- Blood pressure is the force of the blood against the walls of the arteries.
- If the blood pressure is too high, it can damage the arteries.
- If the blood pressure is too low, it can cause problems with blood flow.
- When the body temperature rises, the blood vessels dilate (widen) to allow heat to escape from the body.
- When the body temperature drops, the blood vessels constrict (narrow) to prevent heat from escaping from the body.
- A bicarbonate buffer system helps maintain acid by removing excess hydrogen ions from the blood.
- Transporting hormones around the body
- Helping to fight infections
- Aiding in the digestion of food
- Assisting in the repair of damaged tissue
Describe the Anatomy and Physiology of the Digestive System
Structure of the Digestive System
- Digestion begins in the mouth where you chew and mechanical digestion (physical breakdown) of food occurs. Mucus in saliva lubricates the food and enzymes such as amylase and lipase initiate the chemical digestion of starches and lipids.
- A bolus of food is swallowed and travels through the pharynx into the esophagus.
- Peristalsis (contractions of muscles) occurs in the esophagus to move the food into the stomach.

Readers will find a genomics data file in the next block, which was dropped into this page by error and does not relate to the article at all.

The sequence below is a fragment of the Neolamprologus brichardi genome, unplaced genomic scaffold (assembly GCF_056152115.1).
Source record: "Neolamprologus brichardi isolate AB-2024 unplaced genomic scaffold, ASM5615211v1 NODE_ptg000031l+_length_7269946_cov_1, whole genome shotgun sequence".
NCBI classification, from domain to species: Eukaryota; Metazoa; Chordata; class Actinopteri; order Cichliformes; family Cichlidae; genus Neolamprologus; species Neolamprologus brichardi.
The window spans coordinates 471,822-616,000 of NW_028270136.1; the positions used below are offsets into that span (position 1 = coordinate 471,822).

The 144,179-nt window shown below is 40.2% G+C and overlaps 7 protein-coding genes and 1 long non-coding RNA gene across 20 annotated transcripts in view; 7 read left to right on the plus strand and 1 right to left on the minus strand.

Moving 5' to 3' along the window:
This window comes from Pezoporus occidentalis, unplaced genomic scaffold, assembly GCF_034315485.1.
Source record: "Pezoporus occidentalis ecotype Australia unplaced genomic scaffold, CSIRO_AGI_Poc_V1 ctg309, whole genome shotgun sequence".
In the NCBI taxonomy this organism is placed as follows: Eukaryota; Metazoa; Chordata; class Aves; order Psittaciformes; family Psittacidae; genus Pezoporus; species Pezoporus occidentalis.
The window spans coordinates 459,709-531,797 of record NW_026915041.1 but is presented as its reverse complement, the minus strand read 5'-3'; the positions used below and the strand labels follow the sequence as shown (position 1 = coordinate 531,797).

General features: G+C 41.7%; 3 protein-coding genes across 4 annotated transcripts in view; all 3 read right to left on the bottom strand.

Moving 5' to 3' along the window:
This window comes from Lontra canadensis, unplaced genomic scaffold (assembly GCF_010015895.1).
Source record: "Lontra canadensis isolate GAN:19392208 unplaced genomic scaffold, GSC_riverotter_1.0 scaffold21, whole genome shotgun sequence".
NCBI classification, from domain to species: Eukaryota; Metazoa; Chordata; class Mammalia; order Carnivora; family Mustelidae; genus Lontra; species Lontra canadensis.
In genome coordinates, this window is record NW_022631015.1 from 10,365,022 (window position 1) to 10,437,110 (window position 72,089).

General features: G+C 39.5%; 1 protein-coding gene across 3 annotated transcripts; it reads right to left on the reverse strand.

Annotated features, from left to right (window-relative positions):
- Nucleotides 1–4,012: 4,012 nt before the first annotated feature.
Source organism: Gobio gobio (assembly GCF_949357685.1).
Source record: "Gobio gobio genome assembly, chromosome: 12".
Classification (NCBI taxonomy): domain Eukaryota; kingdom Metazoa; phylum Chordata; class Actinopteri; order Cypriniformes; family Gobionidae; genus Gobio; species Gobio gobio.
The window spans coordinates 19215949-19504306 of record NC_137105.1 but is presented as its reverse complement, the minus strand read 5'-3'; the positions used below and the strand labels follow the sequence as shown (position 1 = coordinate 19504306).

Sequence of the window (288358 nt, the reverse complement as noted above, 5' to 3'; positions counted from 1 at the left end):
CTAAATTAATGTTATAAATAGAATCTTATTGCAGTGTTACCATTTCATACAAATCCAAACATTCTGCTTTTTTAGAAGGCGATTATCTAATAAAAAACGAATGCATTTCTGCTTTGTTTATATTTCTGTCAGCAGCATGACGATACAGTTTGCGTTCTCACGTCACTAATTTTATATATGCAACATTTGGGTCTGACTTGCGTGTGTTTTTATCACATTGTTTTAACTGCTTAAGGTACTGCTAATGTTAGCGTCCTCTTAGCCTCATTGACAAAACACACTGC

- The stomach is a J-shaped sac that stores food, initiates chemical digestion with enzymes, and mixes the food.
- Gastric acid kills bacteria, denatures proteins, and activates digestive enzymes.
- The small intestine is the main site of digestion and absorption. It is composed of the duodenum, jejunum, and ileum.
- The small intestine is coiled and has a series of foldings that increase the surface area for absorption.
- The large intestine is composed of the cecum, colon, and rectum.
- The large intestine absorbs water, electrolytes, and vitamins produced by enteric bacteria.
- The rectum is the final section of the GI tract and stores feces until they are eliminated through defecation.
Enzyme and Hormones Involved in Digestion
- Gastrin: This hormone is produced by the stomach and stimulates the production of stomach acid.
- Cholecystokinin (CCK): This hormone is produced by the small intestine and stimulates the release of enzymes from the pancreas and bile from the liver.
- Secretin: This hormone is produced by the small intestine and stimulates the production of bicarbonate by the pancreas.
- Insulin: This hormone is produced by the pancreas and helps to regulate blood sugar levels.
- Glucagon: This hormone is produced by the pancreas and helps to release glucose from the liver.